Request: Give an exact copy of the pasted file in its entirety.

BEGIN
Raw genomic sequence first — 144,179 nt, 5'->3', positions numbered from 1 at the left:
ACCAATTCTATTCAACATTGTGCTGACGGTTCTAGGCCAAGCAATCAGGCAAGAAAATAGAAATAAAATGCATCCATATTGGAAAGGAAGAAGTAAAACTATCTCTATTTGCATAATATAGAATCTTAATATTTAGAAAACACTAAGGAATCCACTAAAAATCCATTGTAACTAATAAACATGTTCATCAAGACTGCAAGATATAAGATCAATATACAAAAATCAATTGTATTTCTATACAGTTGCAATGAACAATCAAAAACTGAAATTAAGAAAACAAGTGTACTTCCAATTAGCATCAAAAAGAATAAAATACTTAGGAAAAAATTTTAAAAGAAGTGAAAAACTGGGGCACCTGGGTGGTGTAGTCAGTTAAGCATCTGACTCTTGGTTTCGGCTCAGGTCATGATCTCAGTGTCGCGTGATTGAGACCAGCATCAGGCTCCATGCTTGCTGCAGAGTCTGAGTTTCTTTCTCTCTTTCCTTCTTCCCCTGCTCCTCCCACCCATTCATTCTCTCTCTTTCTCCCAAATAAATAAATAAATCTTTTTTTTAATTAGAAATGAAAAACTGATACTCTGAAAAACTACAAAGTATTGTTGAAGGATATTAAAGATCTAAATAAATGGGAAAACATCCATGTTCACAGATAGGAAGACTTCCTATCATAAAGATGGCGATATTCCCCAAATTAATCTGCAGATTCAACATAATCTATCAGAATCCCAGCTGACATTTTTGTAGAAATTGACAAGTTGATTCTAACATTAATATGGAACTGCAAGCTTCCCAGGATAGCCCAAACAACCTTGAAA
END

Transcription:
Raw genomic sequence first — 144,179 nt, 5'->3', positions numbered from 1 at the left:
ACCAATTCTATTCAACATTGTGCTGACGGTTCTAGGCCAAGCAATCAGGCAAGAAAATAGAAATAAAATGCATCCATATTGGAAAGGAAGAAGTAAAACTATCTCTATTTGCATAATATAGAATCTTAATATTTAGAAAACACTAAGGAATCCACTAAAAATCCATTGTAACTAATAAACATGTTCATCAAGACTGCAAGATATAAGATCAATATACAAAAATCAATTGTATTTCTATACAGTTGCAATGAACAATCAAAAACTGAAATTAAGAAAACAAGTGTACTTCCAATTAGCATCAAAAAGAATAAAATACTTAGGAAAAAATTTTAAAAGAAGTGAAAAACTGGGGCACCTGGGTGGTGTAGTCAGTTAAGCATCTGACTCTTGGTTTCGGCTCAGGTCATGATCTCAGTGTCGCGTGATTGAGACCAGCATCAGGCTCCATGCTTGCTGCAGAGTCTGAGTTTCTTTCTCTCTTTCCTTCTTCCCCTGCTCCTCCCACCCATTCATTCTCTCTCTTTCTCCCAAATAAATAAATAAATCTTTTTTTTAATTAGAAATGAAAAACTGATACTCTGAAAAACTACAAAGTATTGTTGAAGGATATTAAAGATCTAAATAAATGGGAAAACATCCATGTTCACAGATAGGAAGACTTCCTATCATAAAGATGGCGATATTCCCCAAATTAATCTGCAGATTCAACATAATCTATCAGAATCCCAGCTGACATTTTTGTAGAAATTGACAAGTTGATTCTAACATTAATATGGAACTGCAAGCTTCCCAGGATAGCCCAAACAACCTTGAAA